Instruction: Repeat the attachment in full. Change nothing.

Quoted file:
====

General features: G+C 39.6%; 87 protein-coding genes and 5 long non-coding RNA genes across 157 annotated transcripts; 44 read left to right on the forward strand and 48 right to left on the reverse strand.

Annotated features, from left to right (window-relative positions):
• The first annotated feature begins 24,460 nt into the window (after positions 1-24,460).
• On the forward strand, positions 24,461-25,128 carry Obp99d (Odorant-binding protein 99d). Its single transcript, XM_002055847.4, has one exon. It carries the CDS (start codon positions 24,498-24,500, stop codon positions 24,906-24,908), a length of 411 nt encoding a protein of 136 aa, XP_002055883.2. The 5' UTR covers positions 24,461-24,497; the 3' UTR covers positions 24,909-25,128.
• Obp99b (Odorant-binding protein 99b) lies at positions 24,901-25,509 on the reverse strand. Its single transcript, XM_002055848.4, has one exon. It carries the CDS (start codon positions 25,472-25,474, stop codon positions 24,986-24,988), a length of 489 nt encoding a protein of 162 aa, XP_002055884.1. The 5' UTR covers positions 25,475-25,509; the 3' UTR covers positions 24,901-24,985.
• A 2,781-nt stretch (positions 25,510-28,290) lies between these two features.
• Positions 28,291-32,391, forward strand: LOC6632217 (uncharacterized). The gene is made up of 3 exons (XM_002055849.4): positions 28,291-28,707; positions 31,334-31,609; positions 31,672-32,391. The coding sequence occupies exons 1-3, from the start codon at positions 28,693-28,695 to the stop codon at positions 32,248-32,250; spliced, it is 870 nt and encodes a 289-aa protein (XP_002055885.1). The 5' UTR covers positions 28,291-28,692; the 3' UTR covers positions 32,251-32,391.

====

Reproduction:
General features: G+C 39.6%; 87 protein-coding genes and 5 long non-coding RNA genes across 157 annotated transcripts; 44 read left to right on the forward strand and 48 right to left on the reverse strand.

Annotated features, from left to right (window-relative positions):
• The first annotated feature begins 24,460 nt into the window (after positions 1-24,460).
• On the forward strand, positions 24,461-25,128 carry Obp99d (Odorant-binding protein 99d). Its single transcript, XM_002055847.4, has one exon. It carries the CDS (start codon positions 24,498-24,500, stop codon positions 24,906-24,908), a length of 411 nt encoding a protein of 136 aa, XP_002055883.2. The 5' UTR covers positions 24,461-24,497; the 3' UTR covers positions 24,909-25,128.
• Obp99b (Odorant-binding protein 99b) lies at positions 24,901-25,509 on the reverse strand. Its single transcript, XM_002055848.4, has one exon. It carries the CDS (start codon positions 25,472-25,474, stop codon positions 24,986-24,988), a length of 489 nt encoding a protein of 162 aa, XP_002055884.1. The 5' UTR covers positions 25,475-25,509; the 3' UTR covers positions 24,901-24,985.
• A 2,781-nt stretch (positions 25,510-28,290) lies between these two features.
• Positions 28,291-32,391, forward strand: LOC6632217 (uncharacterized). The gene is made up of 3 exons (XM_002055849.4): positions 28,291-28,707; positions 31,334-31,609; positions 31,672-32,391. The coding sequence occupies exons 1-3, from the start codon at positions 28,693-28,695 to the stop codon at positions 32,248-32,250; spliced, it is 870 nt and encodes a 289-aa protein (XP_002055885.1). The 5' UTR covers positions 28,291-28,692; the 3' UTR covers positions 32,251-32,391.